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Old February 9, 2013, 03:12 PM   #26
Willie Sutton
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I have seen it in a few places on the shelf, but it's easier just to order it online, Brownells prob has it, Dixie for sure, and any of the black powder sutlers will have it too.

Buy the liquid, not the spray.


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Old February 9, 2013, 08:07 PM   #27
North East Redneck
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Willie, sorry to hear of your loss. Glad you were able to save your machine shop tooling from being a total loss. Best luck man.
Hot water and soap. Bore Butter, CLP and Lucas Gun Oil. A bit of Gorilla Grease on threaded parts. Works well for me. Ballistol, never tried it, but due to everyone loving it, think I will order some. As to WD40, it has its place I suppose. I banned the guys from using it in the shop as it was misused, in a maintenance shop I find it attracts/holds dust and isn't a good lubricant for what we do. Never tried it on a gun. Some people love it. I do not. Just my .02
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Old February 9, 2013, 08:13 PM   #28
Hawg Haggen
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Quote:
As to WD40, it has its place I suppose. I banned the guys from using it in the shop as it was misused, in a maintenance shop I find it attracts/holds dust and isn't a good lubricant for what we do.
Because its not a lubricant, its a water displacer which it does very well. I use it when cleaning my bp guns after a water bath. My dad used it for a lube on his guns for years. I got them after he died and they weren't gummy or varnished like so many claim. They were just dry.
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Old February 9, 2013, 08:59 PM   #29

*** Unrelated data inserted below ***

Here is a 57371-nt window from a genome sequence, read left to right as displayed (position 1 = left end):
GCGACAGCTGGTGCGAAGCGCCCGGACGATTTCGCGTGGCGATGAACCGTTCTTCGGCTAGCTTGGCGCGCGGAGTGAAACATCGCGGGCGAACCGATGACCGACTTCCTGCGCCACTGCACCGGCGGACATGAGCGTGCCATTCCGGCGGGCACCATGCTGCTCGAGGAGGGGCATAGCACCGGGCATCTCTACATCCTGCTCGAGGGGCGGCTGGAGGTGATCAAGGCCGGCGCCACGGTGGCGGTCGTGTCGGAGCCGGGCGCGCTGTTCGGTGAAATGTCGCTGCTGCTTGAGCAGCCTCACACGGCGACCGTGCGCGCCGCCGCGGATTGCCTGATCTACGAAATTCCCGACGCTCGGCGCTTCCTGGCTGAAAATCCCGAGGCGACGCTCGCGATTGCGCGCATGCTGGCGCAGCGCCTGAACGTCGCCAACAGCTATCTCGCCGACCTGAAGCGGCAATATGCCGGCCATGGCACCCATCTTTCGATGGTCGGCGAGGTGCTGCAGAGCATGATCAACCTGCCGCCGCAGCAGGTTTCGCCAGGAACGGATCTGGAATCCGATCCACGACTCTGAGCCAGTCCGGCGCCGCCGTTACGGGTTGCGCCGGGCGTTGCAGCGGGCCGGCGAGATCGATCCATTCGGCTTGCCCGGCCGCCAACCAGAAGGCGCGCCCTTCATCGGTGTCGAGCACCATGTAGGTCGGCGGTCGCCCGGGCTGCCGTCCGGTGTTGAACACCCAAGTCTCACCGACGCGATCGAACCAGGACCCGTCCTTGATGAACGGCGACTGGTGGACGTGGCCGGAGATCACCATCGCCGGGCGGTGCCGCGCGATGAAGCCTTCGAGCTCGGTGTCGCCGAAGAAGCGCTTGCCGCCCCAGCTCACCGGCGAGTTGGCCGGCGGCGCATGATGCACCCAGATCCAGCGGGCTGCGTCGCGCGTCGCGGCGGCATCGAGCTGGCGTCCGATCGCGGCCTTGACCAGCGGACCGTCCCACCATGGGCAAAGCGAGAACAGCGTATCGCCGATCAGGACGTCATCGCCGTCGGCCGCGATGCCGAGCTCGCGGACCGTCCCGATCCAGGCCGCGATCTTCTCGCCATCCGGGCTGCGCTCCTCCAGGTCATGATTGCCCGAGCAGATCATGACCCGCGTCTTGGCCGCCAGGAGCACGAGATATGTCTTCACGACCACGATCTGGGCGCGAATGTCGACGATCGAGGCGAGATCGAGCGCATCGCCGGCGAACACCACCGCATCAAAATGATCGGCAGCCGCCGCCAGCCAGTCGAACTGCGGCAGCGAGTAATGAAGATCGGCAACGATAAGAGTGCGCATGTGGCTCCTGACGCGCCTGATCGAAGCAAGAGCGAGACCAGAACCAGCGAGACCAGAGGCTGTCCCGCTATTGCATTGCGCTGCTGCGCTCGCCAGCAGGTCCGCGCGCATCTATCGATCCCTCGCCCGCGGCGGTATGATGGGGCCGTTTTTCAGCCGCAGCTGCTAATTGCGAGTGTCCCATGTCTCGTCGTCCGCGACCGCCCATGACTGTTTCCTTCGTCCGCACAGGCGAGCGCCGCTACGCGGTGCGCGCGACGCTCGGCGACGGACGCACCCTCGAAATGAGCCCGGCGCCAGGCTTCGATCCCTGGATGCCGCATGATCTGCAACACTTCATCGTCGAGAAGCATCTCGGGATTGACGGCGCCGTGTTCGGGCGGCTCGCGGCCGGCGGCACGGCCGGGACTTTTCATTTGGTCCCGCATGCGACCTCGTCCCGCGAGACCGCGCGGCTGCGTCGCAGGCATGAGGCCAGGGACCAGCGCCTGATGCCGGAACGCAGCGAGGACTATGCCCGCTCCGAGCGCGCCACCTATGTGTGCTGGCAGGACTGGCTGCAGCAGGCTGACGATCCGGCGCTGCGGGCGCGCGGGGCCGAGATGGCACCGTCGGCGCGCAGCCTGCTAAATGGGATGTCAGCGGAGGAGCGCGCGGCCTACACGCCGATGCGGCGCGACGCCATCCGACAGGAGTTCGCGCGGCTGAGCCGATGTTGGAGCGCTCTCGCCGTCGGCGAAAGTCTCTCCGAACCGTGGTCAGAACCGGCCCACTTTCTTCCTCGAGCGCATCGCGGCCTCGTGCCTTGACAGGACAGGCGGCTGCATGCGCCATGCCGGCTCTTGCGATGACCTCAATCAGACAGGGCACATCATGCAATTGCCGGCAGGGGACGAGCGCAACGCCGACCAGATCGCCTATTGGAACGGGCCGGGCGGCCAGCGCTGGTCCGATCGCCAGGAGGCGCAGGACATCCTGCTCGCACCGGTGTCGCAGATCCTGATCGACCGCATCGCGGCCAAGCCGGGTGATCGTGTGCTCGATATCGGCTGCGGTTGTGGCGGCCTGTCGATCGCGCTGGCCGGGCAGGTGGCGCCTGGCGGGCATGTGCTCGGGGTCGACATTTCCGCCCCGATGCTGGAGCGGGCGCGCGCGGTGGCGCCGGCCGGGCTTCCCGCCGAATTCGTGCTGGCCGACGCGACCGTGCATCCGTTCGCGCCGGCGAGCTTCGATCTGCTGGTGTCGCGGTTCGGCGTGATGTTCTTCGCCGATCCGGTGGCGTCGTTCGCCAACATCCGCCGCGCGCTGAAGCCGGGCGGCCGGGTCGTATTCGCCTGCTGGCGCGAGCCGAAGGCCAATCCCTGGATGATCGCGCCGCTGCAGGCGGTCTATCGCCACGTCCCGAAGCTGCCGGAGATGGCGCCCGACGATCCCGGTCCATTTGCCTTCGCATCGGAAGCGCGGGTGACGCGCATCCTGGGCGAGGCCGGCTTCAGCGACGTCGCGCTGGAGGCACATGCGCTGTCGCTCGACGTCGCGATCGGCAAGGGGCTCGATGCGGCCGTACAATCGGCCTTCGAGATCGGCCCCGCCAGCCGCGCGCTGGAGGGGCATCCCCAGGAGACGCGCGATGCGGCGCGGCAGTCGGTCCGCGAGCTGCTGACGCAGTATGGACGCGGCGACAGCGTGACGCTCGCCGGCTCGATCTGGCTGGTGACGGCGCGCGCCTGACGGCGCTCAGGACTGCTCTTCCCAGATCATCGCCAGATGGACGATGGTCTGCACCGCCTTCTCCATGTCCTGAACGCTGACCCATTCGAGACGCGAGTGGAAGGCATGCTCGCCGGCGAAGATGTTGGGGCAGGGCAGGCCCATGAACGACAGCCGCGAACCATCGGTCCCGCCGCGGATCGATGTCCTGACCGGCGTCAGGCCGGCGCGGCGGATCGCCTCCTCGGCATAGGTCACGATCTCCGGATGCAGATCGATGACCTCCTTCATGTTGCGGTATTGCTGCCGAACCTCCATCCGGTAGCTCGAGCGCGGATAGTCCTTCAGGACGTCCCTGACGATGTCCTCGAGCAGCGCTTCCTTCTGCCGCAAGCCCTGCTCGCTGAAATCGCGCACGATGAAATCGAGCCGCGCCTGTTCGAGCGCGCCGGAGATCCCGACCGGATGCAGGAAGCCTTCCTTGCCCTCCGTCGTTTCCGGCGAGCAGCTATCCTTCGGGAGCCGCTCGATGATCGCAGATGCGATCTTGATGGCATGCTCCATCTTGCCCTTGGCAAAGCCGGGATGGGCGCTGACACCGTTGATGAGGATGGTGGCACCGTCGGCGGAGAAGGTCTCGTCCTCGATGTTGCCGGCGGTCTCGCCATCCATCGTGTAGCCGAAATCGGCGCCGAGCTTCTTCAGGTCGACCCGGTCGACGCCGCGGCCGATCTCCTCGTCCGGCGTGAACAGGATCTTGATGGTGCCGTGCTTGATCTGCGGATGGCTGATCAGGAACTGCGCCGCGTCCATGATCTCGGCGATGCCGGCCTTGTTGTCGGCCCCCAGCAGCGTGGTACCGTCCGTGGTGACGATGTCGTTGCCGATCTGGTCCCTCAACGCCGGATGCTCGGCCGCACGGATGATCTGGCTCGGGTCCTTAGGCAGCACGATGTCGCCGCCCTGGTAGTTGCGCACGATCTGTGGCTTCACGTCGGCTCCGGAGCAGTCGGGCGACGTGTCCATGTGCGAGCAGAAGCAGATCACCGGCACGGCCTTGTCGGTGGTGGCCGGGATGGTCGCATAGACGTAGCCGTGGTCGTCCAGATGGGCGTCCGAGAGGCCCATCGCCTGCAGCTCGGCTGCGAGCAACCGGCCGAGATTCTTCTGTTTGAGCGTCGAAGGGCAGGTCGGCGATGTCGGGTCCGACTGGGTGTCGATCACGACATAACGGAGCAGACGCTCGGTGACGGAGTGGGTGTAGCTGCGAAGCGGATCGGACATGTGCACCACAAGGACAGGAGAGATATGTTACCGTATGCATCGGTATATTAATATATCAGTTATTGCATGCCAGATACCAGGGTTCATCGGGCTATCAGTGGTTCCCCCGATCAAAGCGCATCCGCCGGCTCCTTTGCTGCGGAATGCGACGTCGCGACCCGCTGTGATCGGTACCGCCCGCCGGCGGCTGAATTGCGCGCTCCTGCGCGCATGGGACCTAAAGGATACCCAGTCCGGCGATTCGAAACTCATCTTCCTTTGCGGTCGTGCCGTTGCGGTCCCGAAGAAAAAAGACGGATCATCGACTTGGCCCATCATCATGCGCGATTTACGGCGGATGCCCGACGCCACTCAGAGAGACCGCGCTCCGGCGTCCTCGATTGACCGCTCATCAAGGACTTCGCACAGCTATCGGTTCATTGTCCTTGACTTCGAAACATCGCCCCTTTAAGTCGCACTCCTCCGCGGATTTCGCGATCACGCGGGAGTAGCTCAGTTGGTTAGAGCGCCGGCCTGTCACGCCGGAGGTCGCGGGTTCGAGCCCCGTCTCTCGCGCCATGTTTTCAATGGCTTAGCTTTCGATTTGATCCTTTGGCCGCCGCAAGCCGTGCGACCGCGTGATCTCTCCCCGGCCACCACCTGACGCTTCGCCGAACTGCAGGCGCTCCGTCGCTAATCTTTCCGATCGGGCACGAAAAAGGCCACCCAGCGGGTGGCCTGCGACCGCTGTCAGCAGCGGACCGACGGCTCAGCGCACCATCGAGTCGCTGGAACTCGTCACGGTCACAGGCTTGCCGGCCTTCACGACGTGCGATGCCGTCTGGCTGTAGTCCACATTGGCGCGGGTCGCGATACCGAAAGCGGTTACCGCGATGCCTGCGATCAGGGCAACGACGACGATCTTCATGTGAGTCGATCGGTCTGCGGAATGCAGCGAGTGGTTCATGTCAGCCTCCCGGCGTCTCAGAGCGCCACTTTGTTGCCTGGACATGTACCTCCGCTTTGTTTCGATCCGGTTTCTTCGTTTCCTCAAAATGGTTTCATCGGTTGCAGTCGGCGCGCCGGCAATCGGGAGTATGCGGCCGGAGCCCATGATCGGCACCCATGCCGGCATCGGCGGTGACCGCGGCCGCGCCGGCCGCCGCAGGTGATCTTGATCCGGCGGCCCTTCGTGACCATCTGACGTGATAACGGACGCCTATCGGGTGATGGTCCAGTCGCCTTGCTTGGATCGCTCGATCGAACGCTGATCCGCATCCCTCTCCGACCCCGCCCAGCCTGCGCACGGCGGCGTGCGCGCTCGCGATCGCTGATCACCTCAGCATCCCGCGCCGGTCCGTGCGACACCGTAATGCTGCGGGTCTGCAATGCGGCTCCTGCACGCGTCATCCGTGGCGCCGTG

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^^^

Different products have their place. As Hawg said,
Quote:
its not a lubricant, its a water displacer which it does very well.
It does. (WD = water displacer hello)! The main active ingrediant in WD is fish oil. It is not a lube or protectant. My dear old Dad loves it and uses it for everything. He sprayed down an antique model 12 shotgun (that belonged to my Grandfather) with it and it was in the family gunsafe for a couple years until I got it out to take it on a hunt. The gun was OK EXCEPT for where he touched it with his hand (around the receiver area) to put it away. His fingerprints along with the WD-40 had rusted and eaten away the bluing where he touched it. It destroyed an otherwise perfect condition antique shotgun.

Everything in it's place gentleman...

Birch
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Old February 10, 2013, 03:00 PM   #30
billcarey
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Willie,
I learned from Hurricane Andrew down here in Florida from a relatives experience...at least one of the gun mfgs (RUGER) completely restored a 22 auto free of charge that was ruined from salt water intrusion. Dillion rebuilt two of their progressives trashed from the storm...free of charge. Neither company would take money for their services. Also, for rusted hand tools, pliers, wrenches, screw drivers, etc. Get a large brass vibrator and vibrate the tools in corn cob media....except for large rust pits the parts come out looking new.